Stalk, Judge, Repeat: What Hate Stalking Says About Us All

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Social media has given us the power to know what our friends (or the random people we follow) are doing every moment of their day, in real time. It has also made big stalkers out of everyone through internet connection and some minutes to spare.

Admit it. How many times have you caught yourself, late at night deep into people’s Instagram account criticizing their body, feeling jealous about their vacations, or simply hating on the curated collection of moments they decided to share with their followers and non followers alike (I mean, if the accounts are public they’re basically asking for it right?).

You stalk, you cringe, you hate and you repeat. You start to stalk people as obsessively as you would stalk your ex to the point where you’re so invested in their lives you start talking about them as if they were part of your social circle. The behavior becomes compulsive to the point where you feel the need to check this person’s feed on a daily basis only to hate some more. After a few weeks you find yourself wondering: If this person’s so awful, why can’t I look away?

Everyone has that ONE person they hate stalk and it’s generally someone who shows us a side of us we wish came out more. Example: If you feel awkward about going to the beach you might hate stalk a girl who always posts pictures of herself in a bikini in a super body positive way. If you’re a person who’s afraid to pursue your passions you might hate stalk someone who’s not afraid to admit their dreams out loud, and hate them for it.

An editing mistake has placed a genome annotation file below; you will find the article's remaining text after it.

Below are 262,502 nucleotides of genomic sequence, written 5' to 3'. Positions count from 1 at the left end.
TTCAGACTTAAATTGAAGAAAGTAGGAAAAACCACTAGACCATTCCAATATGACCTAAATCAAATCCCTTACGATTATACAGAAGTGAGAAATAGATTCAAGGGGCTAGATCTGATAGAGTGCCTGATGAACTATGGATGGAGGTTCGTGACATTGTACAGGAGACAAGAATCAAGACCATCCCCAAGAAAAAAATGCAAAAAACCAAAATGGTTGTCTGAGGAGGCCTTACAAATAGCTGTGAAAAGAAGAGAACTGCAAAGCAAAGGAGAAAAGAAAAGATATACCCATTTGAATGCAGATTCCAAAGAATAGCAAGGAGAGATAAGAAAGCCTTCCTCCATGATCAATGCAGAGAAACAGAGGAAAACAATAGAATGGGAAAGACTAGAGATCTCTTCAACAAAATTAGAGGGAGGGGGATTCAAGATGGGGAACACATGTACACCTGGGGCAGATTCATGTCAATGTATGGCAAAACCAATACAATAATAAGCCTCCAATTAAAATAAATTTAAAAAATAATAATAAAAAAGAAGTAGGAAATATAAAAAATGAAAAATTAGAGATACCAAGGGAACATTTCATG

Generally the person we stalk has very similar interests as us or does things we wish we were doing with our lives. If you’re an aspiring fashion editor, you wouldn’t go hate stalking the Insta-feed of a OBGYN resident. You would hate stalk all the girls you know (or don’t) who have really amazing fashion jobs. If you really want to get married soon, you would probably hate stalk people who constantly post about their weddings. The people we hate stalk give us great clues about what’s missing in our lives or what we would want for ourselves.

Often, we stalk people whose lives hold an incredible resemblance to ours. We hate stalk them to see where we measure up by comparison. We compare our vacation pictures to theirs to see who had a more Insta worthy time. We hate them for having better couple’s pictures than we do, or for getting a promotion before us. We constantly feel we’re falling short compared to them, which is where the hate element comes to surface. It’s almost like a competition they don’t even know they’re participating in.

We might not actually hate them at all, in fact we might actually feel deep admiration for whatever it is they’re doing. We hate stalk them because something about them fascinates us and we fear we might not be as fascinating as them when looked at from an outsider’s perspective. Because if we’re investing so much time on this person’s social media feeds, chances are, someone else is spending the same amount of time gawking at ours and measuring us by the same scale we use to measure the object of our stalking.

Scary, isn’t it?


 

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